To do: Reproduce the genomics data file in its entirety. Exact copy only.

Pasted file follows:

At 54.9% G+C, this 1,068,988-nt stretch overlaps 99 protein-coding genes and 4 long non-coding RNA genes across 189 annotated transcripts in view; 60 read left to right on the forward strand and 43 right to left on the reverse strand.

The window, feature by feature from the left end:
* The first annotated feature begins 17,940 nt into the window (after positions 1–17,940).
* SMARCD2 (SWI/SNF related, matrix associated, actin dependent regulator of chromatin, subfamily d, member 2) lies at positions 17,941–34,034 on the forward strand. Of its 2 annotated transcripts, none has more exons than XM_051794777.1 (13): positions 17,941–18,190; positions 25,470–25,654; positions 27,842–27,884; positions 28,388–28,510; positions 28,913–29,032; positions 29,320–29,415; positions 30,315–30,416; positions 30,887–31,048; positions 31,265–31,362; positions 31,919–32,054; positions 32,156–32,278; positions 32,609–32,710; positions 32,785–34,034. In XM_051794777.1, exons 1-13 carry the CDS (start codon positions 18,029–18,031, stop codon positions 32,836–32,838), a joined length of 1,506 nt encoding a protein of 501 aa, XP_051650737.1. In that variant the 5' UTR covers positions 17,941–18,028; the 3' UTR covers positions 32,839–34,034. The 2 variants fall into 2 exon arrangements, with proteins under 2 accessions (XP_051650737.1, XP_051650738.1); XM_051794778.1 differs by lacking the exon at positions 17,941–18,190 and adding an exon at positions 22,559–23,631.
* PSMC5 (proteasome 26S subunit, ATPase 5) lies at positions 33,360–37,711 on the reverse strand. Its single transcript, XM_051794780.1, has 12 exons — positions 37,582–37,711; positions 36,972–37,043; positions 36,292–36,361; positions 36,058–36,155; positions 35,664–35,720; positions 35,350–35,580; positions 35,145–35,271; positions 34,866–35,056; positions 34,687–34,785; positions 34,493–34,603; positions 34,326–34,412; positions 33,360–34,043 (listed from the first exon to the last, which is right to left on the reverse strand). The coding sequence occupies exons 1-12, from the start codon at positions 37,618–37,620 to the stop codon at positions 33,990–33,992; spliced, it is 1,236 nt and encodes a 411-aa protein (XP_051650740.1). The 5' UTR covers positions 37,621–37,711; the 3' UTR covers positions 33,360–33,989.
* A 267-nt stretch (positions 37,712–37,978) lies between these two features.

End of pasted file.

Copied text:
At 54.9% G+C, this 1,068,988-nt stretch overlaps 99 protein-coding genes and 4 long non-coding RNA genes across 189 annotated transcripts in view; 60 read left to right on the forward strand and 43 right to left on the reverse strand.

The window, feature by feature from the left end:
* The first annotated feature begins 17,940 nt into the window (after positions 1–17,940).
* SMARCD2 (SWI/SNF related, matrix associated, actin dependent regulator of chromatin, subfamily d, member 2) lies at positions 17,941–34,034 on the forward strand. Of its 2 annotated transcripts, none has more exons than XM_051794777.1 (13): positions 17,941–18,190; positions 25,470–25,654; positions 27,842–27,884; positions 28,388–28,510; positions 28,913–29,032; positions 29,320–29,415; positions 30,315–30,416; positions 30,887–31,048; positions 31,265–31,362; positions 31,919–32,054; positions 32,156–32,278; positions 32,609–32,710; positions 32,785–34,034. In XM_051794777.1, exons 1-13 carry the CDS (start codon positions 18,029–18,031, stop codon positions 32,836–32,838), a joined length of 1,506 nt encoding a protein of 501 aa, XP_051650737.1. In that variant the 5' UTR covers positions 17,941–18,028; the 3' UTR covers positions 32,839–34,034. The 2 variants fall into 2 exon arrangements, with proteins under 2 accessions (XP_051650737.1, XP_051650738.1); XM_051794778.1 differs by lacking the exon at positions 17,941–18,190 and adding an exon at positions 22,559–23,631.
* PSMC5 (proteasome 26S subunit, ATPase 5) lies at positions 33,360–37,711 on the reverse strand. Its single transcript, XM_051794780.1, has 12 exons — positions 37,582–37,711; positions 36,972–37,043; positions 36,292–36,361; positions 36,058–36,155; positions 35,664–35,720; positions 35,350–35,580; positions 35,145–35,271; positions 34,866–35,056; positions 34,687–34,785; positions 34,493–34,603; positions 34,326–34,412; positions 33,360–34,043 (listed from the first exon to the last, which is right to left on the reverse strand). The coding sequence occupies exons 1-12, from the start codon at positions 37,618–37,620 to the stop codon at positions 33,990–33,992; spliced, it is 1,236 nt and encodes a 411-aa protein (XP_051650740.1). The 5' UTR covers positions 37,621–37,711; the 3' UTR covers positions 33,360–33,989.
* A 267-nt stretch (positions 37,712–37,978) lies between these two features.